Respect is an interesting concept. I often hear complaints from parents, teachers and school administrators, and legal officials that today’s teens don’t respect authority. Parents bring adolescents to my office complaining that their teen refuses to listen to rules and curfews, argue with them, and curses and calls them filthy names. For me it’s really very simple, why would they respect anyone?

If we look at the trends in our nation, respect has been missing for decades. Our legislative body does not and has not respected our elected president. Respect means that I may not agree with you but I will support you. It does not mean that I will slander you and your ideals on national TV. No one respects our highest leaders, our judges, our school principals and teachers, or our police officers. People appear in court wearing torn, dirty clothing, T-shirts with inappropriate sayings, and with inappropriate attitudes for the place and situation. I partially blame the TV court shows that allowed people to argue with judges for ratings for the decline in behavior in our courtrooms today. Judges are not respected; people treat the need to appear before a judge as if it was any other day. Police officers are not respected for the dangerous work they do; they are often taunted, ignored, and hated before they begin. Do you want to try the work they are doing in the areas they have to work?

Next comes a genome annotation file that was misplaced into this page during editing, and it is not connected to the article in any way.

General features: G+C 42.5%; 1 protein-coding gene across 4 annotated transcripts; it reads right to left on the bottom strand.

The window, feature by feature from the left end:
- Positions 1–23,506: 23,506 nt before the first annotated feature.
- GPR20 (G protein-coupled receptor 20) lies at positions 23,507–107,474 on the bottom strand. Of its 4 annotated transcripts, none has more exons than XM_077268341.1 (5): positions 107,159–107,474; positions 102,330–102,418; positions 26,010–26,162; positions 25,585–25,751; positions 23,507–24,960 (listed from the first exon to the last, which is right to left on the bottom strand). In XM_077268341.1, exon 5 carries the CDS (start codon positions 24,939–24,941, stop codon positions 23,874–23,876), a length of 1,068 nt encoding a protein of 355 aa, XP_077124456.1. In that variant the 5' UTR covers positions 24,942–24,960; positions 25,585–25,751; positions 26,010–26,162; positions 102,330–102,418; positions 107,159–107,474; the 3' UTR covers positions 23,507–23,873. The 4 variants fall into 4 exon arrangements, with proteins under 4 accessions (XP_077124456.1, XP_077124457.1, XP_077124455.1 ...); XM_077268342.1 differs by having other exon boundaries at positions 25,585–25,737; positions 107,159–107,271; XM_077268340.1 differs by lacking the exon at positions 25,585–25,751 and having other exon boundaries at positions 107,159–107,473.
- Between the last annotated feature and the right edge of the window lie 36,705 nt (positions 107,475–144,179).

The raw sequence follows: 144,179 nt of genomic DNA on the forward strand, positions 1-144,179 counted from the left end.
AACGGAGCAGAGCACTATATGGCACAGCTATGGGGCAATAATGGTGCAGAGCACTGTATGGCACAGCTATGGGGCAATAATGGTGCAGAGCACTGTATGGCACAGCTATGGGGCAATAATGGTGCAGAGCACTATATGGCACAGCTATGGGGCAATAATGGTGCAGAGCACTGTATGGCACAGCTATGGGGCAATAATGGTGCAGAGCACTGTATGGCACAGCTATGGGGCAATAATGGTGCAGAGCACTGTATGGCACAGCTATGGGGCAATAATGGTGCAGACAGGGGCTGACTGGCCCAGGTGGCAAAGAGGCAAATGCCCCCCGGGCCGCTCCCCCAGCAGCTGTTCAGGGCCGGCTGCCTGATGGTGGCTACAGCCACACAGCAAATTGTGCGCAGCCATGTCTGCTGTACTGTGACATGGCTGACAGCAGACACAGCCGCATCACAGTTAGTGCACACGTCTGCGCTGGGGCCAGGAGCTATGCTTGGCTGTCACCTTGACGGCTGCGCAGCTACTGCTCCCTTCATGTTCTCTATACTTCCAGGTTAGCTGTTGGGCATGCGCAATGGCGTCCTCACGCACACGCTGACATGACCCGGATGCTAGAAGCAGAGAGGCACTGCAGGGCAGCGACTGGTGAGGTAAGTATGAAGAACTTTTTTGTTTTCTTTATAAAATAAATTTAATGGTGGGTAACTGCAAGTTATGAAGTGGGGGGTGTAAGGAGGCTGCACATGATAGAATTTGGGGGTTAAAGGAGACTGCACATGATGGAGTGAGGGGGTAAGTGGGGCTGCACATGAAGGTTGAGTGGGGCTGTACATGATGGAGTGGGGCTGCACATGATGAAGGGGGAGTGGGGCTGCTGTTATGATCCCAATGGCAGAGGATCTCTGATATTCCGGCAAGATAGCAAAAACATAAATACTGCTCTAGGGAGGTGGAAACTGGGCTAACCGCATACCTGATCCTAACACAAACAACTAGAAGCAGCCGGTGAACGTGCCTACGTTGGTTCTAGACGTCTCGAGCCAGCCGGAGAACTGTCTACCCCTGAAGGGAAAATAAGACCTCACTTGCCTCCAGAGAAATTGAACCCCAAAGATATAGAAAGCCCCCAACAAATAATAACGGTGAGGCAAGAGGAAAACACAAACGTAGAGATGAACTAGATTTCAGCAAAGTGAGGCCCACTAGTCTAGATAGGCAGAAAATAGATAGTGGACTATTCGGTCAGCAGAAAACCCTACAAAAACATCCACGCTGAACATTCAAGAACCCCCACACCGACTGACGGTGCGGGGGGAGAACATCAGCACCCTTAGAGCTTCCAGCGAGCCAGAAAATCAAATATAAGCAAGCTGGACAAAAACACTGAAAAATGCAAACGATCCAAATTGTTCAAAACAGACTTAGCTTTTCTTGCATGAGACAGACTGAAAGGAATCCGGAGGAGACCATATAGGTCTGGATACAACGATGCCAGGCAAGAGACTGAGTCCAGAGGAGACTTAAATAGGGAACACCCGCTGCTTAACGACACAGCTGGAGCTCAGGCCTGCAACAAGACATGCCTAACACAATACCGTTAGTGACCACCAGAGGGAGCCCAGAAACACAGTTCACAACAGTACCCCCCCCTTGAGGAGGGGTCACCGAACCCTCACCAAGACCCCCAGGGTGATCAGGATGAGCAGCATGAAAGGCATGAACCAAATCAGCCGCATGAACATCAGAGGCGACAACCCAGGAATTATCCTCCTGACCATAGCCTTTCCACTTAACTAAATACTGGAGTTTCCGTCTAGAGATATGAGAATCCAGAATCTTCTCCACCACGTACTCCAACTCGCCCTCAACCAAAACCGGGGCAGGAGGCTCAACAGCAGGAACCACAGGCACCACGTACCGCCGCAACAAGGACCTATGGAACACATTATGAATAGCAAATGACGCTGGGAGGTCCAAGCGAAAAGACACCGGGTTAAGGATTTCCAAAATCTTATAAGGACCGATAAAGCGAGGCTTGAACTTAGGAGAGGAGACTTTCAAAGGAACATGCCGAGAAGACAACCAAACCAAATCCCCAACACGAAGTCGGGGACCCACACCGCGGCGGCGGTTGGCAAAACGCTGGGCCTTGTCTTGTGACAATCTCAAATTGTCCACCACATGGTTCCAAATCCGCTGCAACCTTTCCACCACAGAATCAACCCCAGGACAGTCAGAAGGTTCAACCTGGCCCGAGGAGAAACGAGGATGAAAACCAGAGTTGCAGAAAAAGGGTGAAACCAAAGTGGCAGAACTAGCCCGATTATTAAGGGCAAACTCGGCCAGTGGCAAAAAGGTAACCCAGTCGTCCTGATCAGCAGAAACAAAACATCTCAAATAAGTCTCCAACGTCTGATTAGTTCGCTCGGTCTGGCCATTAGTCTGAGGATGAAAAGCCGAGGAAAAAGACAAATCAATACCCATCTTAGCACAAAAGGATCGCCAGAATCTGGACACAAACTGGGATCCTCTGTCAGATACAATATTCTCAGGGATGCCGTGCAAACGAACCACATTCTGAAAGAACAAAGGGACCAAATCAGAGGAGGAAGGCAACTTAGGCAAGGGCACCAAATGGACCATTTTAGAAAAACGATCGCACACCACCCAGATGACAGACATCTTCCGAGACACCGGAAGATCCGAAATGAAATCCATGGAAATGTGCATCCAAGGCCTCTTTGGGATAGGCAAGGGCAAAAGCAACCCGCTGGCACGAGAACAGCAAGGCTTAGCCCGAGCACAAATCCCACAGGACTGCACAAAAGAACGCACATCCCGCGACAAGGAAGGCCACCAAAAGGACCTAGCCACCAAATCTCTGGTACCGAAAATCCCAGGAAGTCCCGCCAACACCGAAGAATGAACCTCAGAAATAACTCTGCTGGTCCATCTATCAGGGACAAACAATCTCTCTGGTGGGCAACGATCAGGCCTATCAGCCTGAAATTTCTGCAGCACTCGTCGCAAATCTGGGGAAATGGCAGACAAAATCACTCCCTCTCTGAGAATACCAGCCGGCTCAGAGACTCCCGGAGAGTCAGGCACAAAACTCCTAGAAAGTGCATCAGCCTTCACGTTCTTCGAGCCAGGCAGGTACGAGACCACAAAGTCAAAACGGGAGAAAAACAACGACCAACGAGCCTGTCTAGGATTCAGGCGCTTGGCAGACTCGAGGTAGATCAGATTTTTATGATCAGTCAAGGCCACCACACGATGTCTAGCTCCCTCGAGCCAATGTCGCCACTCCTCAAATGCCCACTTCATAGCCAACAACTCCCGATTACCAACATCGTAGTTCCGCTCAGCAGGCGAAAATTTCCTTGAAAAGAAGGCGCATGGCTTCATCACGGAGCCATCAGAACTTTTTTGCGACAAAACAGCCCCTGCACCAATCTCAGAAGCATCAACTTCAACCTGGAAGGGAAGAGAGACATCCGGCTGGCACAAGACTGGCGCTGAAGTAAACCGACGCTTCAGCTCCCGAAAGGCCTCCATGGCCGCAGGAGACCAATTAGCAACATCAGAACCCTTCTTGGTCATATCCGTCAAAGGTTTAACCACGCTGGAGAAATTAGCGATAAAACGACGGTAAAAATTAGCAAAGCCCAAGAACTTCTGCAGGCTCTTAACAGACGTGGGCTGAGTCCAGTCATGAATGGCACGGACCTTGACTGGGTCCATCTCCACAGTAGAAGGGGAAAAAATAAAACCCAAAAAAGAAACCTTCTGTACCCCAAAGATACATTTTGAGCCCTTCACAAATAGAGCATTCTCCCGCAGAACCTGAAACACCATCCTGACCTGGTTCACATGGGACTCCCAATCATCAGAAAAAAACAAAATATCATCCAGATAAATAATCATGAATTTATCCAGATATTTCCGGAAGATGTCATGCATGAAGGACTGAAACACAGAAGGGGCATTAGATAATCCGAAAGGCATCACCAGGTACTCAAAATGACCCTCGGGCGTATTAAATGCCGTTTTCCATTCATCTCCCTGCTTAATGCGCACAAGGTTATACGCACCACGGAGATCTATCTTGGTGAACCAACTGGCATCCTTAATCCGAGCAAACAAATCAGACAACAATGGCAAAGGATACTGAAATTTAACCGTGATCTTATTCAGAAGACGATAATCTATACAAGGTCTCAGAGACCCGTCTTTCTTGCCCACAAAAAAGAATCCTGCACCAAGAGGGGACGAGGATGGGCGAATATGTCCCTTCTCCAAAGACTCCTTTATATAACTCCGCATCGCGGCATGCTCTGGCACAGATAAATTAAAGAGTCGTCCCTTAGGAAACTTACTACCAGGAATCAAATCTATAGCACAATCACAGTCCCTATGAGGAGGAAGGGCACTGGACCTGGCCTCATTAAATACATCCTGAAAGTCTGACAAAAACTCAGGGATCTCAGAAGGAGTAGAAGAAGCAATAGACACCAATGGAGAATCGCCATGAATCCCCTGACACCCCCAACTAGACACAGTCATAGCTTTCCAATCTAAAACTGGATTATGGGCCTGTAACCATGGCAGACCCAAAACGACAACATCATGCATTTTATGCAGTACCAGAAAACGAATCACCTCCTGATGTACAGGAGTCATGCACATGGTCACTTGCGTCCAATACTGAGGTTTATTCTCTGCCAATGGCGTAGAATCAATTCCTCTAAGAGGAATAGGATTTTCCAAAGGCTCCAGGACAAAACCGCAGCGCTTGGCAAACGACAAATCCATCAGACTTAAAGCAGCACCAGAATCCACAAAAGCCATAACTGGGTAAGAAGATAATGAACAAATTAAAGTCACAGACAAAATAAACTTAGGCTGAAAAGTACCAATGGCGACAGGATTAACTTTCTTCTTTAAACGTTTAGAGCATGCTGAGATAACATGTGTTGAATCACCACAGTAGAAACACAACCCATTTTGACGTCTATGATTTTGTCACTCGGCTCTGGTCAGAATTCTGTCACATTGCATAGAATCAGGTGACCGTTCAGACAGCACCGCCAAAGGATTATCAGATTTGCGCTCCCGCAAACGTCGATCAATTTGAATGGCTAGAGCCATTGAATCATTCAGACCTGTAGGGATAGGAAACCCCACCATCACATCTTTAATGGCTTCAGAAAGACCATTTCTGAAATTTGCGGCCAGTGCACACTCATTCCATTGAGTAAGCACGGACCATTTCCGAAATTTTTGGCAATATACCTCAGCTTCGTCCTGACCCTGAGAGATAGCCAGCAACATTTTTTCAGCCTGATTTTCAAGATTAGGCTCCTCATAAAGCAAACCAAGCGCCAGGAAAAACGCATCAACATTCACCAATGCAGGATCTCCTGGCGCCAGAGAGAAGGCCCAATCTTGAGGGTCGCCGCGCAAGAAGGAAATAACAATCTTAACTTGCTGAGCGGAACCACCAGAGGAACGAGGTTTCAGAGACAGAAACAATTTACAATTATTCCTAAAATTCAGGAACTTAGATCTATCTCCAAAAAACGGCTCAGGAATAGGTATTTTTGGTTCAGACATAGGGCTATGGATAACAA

Parents are quick to show up at court, school, and police departments insisting that their child could not have been involved nor done any wrong doing despite obvious proof. This negates consequences and respect for the system and authorities. Where teachers and principals were once the only school “law” needed, now many schools use police officers and dogs to keep order. And the educational successes are far below those of most other industrialized nations.

Television once featured interesting information and conversation but has been replaced with flashing skin and questions about who the child’s father may be, infomercials, and “reality TV.” A family-friendly TV hour does not exist and sexualized behaviors are the norm. Rarely is abstinence equated with a respect for yourself; we talk about the plummeting of our children’s self-esteem while buying them more violent video games.

Respecting us as parents? Not until we begin teaching them respect as early as preschool. Not until we as a society respect each other in all areas. I don’t expect things to change any time soon.